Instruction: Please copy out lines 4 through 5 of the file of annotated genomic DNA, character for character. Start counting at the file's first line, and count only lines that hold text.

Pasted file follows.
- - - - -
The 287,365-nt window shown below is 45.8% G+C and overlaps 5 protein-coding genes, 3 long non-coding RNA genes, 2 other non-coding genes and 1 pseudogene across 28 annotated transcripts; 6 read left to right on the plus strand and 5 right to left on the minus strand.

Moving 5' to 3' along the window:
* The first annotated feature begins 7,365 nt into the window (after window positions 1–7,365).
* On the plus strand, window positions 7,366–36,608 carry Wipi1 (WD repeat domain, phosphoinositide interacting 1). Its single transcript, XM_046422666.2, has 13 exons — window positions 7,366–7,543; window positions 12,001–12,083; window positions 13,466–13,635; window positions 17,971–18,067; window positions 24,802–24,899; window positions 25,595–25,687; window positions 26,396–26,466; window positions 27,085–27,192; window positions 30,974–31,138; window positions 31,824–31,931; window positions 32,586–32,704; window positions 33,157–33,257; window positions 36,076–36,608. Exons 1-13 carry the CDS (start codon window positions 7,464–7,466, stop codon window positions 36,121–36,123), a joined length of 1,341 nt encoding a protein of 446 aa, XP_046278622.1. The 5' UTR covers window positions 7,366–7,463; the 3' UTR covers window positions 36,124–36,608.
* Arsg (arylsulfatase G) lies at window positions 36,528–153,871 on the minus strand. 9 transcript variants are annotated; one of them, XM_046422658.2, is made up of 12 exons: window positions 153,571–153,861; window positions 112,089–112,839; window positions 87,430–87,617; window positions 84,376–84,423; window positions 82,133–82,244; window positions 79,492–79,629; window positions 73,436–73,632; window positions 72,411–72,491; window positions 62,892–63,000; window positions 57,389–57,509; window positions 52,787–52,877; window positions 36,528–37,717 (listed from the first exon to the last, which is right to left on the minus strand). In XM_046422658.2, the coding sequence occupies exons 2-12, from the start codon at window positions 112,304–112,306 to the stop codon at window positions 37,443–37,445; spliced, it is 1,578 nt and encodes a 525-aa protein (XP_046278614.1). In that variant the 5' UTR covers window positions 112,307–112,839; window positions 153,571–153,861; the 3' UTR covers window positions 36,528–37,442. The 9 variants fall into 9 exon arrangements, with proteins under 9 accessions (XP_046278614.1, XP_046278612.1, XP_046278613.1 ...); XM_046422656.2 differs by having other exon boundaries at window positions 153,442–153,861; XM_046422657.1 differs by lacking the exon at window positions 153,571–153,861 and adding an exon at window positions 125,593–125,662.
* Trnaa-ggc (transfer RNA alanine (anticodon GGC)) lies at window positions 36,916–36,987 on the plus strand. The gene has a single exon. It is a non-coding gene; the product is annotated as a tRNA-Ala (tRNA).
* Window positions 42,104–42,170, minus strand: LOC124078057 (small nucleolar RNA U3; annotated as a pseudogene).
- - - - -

* On the plus strand, window positions 7,366–36,608 carry Wipi1 (WD repeat domain, phosphoinositide interacting 1). Its single transcript, XM_046422666.2, has 13 exons — window positions 7,366–7,543; window positions 12,001–12,083; window positions 13,466–13,635; window positions 17,971–18,067; window positions 24,802–24,899; window positions 25,595–25,687; window positions 26,396–26,466; window positions 27,085–27,192; window positions 30,974–31,138; window positions 31,824–31,931; window positions 32,586–32,704; window positions 33,157–33,257; window positions 36,076–36,608. Exons 1-13 carry the CDS (start codon window positions 7,464–7,466, stop codon window positions 36,121–36,123), a joined length of 1,341 nt encoding a protein of 446 aa, XP_046278622.1. The 5' UTR covers window positions 7,366–7,463; the 3' UTR covers window positions 36,124–36,608.
* Arsg (arylsulfatase G) lies at window positions 36,528–153,871 on the minus strand. 9 transcript variants are annotated; one of them, XM_046422658.2, is made up of 12 exons: window positions 153,571–153,861; window positions 112,089–112,839; window positions 87,430–87,617; window positions 84,376–84,423; window positions 82,133–82,244; window positions 79,492–79,629; window positions 73,436–73,632; window positions 72,411–72,491; window positions 62,892–63,000; window positions 57,389–57,509; window positions 52,787–52,877; window positions 36,528–37,717 (listed from the first exon to the last, which is right to left on the minus strand). In XM_046422658.2, the coding sequence occupies exons 2-12, from the start codon at window positions 112,304–112,306 to the stop codon at window positions 37,443–37,445; spliced, it is 1,578 nt and encodes a 525-aa protein (XP_046278614.1). In that variant the 5' UTR covers window positions 112,307–112,839; window positions 153,571–153,861; the 3' UTR covers window positions 36,528–37,442. The 9 variants fall into 9 exon arrangements, with proteins under 9 accessions (XP_046278614.1, XP_046278612.1, XP_046278613.1 ...); XM_046422656.2 differs by having other exon boundaries at window positions 153,442–153,861; XM_046422657.1 differs by lacking the exon at window positions 153,571–153,861 and adding an exon at window positions 125,593–125,662.